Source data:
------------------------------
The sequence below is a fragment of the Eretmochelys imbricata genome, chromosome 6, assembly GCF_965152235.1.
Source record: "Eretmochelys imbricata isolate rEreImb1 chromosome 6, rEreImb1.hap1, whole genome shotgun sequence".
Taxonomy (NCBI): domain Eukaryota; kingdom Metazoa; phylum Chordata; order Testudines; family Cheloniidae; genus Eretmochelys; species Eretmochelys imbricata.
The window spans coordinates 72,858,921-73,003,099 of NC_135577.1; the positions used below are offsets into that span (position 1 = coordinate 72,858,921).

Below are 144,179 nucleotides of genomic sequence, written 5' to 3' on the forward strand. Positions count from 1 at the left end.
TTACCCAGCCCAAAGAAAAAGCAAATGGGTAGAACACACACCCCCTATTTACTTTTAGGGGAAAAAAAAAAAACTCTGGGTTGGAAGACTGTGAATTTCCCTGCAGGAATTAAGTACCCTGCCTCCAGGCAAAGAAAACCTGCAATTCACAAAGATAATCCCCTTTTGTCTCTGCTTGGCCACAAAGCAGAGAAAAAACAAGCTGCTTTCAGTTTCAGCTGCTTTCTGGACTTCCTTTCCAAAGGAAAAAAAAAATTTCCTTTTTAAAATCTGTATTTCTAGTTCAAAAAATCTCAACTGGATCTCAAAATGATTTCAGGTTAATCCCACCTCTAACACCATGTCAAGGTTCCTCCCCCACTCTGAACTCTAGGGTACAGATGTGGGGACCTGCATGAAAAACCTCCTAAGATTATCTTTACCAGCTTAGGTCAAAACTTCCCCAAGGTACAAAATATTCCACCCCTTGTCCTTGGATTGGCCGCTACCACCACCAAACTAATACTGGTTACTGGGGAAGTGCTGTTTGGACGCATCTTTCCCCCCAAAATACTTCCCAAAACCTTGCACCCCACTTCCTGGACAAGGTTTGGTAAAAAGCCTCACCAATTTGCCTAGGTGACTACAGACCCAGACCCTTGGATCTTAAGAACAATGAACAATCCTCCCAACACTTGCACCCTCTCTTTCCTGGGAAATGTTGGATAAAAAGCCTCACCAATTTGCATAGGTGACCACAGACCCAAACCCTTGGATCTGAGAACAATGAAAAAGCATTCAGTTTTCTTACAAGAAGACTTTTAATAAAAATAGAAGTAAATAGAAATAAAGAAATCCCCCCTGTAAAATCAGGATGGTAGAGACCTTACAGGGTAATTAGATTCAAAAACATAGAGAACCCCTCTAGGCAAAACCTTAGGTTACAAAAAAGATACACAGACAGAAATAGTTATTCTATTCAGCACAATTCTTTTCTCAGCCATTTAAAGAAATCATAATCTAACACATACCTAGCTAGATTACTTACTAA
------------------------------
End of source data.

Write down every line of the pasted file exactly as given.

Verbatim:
The sequence below is a fragment of the Eretmochelys imbricata genome, chromosome 6, assembly GCF_965152235.1.
Source record: "Eretmochelys imbricata isolate rEreImb1 chromosome 6, rEreImb1.hap1, whole genome shotgun sequence".
Taxonomy (NCBI): domain Eukaryota; kingdom Metazoa; phylum Chordata; order Testudines; family Cheloniidae; genus Eretmochelys; species Eretmochelys imbricata.
The window spans coordinates 72,858,921-73,003,099 of NC_135577.1; the positions used below are offsets into that span (position 1 = coordinate 72,858,921).

Below are 144,179 nucleotides of genomic sequence, written 5' to 3' on the forward strand. Positions count from 1 at the left end.
TTACCCAGCCCAAAGAAAAAGCAAATGGGTAGAACACACACCCCCTATTTACTTTTAGGGGAAAAAAAAAAAACTCTGGGTTGGAAGACTGTGAATTTCCCTGCAGGAATTAAGTACCCTGCCTCCAGGCAAAGAAAACCTGCAATTCACAAAGATAATCCCCTTTTGTCTCTGCTTGGCCACAAAGCAGAGAAAAAACAAGCTGCTTTCAGTTTCAGCTGCTTTCTGGACTTCCTTTCCAAAGGAAAAAAAAAATTTCCTTTTTAAAATCTGTATTTCTAGTTCAAAAAATCTCAACTGGATCTCAAAATGATTTCAGGTTAATCCCACCTCTAACACCATGTCAAGGTTCCTCCCCCACTCTGAACTCTAGGGTACAGATGTGGGGACCTGCATGAAAAACCTCCTAAGATTATCTTTACCAGCTTAGGTCAAAACTTCCCCAAGGTACAAAATATTCCACCCCTTGTCCTTGGATTGGCCGCTACCACCACCAAACTAATACTGGTTACTGGGGAAGTGCTGTTTGGACGCATCTTTCCCCCCAAAATACTTCCCAAAACCTTGCACCCCACTTCCTGGACAAGGTTTGGTAAAAAGCCTCACCAATTTGCCTAGGTGACTACAGACCCAGACCCTTGGATCTTAAGAACAATGAACAATCCTCCCAACACTTGCACCCTCTCTTTCCTGGGAAATGTTGGATAAAAAGCCTCACCAATTTGCATAGGTGACCACAGACCCAAACCCTTGGATCTGAGAACAATGAAAAAGCATTCAGTTTTCTTACAAGAAGACTTTTAATAAAAATAGAAGTAAATAGAAATAAAGAAATCCCCCCTGTAAAATCAGGATGGTAGAGACCTTACAGGGTAATTAGATTCAAAAACATAGAGAACCCCTCTAGGCAAAACCTTAGGTTACAAAAAAGATACACAGACAGAAATAGTTATTCTATTCAGCACAATTCTTTTCTCAGCCATTTAAAGAAATCATAATCTAACACATACCTAGCTAGATTACTTACTAA